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My advice would be…if it’s about planting, and watching things grow I’d stick with beans or catnip.  If it’s about insect eating plants I suggest you look around for an older plant to buy because it’s going to take a long while before these plants eat anything.

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Back to School…

We have made a lot of major changes to our home school this year.

The first change we made was with our school curriculum, as I mentioned a couple posts back.  The Little Professor’s curriculum arrived last Monday and we managed to get it all set up and ready to go.  We started back to school full-time last Wednesday.  It may seem early to most, but with all our travelling and field trips throughout the school year we need to start early to get all the mandatory school days in.  Besides, the kids were so excited to get back to school!

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One of the other big changes we made this year was assigning a designated space to act as a full-time classroom.  This was not an easy feat in our house because we’ve already completely outgrown our space as a family, never mind as a homeschooling family.  In order to make this happen, big sacrifices had to be made – specifically, all my sweet, little children had to agree to share a bedroom.  I wasn’t sure how they would react to this but I was pleasantly surprised when they all shouted for joy at the idea.  The fact that they were so agreeable made it easier but the actual logistics of the plan is a little more complicated and we’re still working them out each day.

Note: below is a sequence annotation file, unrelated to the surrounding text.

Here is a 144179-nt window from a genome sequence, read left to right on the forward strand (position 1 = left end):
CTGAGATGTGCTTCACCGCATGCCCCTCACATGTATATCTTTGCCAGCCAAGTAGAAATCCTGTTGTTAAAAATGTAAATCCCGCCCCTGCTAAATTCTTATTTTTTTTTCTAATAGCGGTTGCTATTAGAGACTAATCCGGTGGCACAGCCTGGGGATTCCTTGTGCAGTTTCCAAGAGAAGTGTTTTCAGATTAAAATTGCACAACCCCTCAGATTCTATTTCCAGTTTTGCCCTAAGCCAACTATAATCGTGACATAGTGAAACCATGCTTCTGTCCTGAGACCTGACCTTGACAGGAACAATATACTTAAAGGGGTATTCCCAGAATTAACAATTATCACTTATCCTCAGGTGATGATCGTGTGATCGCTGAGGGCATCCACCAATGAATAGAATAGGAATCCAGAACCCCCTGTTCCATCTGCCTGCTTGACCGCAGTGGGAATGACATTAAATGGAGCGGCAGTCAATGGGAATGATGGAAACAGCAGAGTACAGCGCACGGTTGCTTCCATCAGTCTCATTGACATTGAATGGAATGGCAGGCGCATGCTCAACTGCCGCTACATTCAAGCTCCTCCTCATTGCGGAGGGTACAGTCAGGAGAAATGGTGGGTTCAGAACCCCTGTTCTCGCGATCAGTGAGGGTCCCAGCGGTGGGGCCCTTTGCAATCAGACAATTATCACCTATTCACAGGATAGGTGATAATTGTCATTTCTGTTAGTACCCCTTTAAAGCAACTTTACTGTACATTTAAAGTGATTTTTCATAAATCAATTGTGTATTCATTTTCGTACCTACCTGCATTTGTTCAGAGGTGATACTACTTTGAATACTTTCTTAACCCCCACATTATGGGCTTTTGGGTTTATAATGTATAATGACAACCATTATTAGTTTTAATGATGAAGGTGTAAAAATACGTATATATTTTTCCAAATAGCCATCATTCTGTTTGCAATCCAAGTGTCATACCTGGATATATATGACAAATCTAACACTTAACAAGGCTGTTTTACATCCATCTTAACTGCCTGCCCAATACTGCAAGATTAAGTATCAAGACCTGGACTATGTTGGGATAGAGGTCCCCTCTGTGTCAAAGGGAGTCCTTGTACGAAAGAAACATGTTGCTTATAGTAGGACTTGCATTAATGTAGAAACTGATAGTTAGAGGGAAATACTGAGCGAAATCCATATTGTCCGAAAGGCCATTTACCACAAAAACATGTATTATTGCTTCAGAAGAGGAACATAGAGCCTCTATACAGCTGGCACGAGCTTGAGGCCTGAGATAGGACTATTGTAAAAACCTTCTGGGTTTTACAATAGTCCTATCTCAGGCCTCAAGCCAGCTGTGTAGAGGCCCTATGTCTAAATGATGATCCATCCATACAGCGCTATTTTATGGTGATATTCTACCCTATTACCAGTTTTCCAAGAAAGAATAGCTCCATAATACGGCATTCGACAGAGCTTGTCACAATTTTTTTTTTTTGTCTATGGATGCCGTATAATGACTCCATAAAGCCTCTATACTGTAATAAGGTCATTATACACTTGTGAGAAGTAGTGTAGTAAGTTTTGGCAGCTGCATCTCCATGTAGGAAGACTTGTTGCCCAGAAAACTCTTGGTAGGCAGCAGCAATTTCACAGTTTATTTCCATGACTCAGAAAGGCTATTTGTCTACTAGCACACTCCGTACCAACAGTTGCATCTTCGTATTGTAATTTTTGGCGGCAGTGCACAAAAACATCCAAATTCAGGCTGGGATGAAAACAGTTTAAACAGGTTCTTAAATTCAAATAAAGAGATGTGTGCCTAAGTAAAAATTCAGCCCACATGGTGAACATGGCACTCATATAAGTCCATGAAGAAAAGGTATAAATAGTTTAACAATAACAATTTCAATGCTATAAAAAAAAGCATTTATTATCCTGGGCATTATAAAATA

In the meantime, the class room is set up and it is working out well.  I have been slowly fixing it up since the weekend and today we took a little trip to Ikea to purchase a few remaining things to make the classroom complete.

Since we left early for Ikea (so that it didn’t take up our whole day) we arrived before store hours, so we decided to stop in and have breakfast in their cafe first.  I have to say, that place is amazing!  Our family of 5 had breakfast for $12…where else can you purchase breakfast for that price and their coffee is so good!

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The kids sat in a special little area designated just for them and watched Cars 2 while they ate breakfast.

After we ate we quickly made our purchases and returned home to assemble our furniture and start our day.

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The Monkey enjoyed colouring on the empty boxes while I built the desk and rearranged the room.  Sure enough, the moment I became absorbed with my task the littlest quickly took advantage of it and left his mark on the new furniture.

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This is normal, everyday stuff in our house.  I gave birth to a multitude of Pen Pirates!

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I have to say, I’m so pleased with our new classroom but not anywhere near as pleased as the Professor and Princess!  They have both expressed their gratitude for a special place to learn.  The Professor and I had a big, one on one chat today and he thinks having a room dedicated to school will help him concentrate more and I completely agree.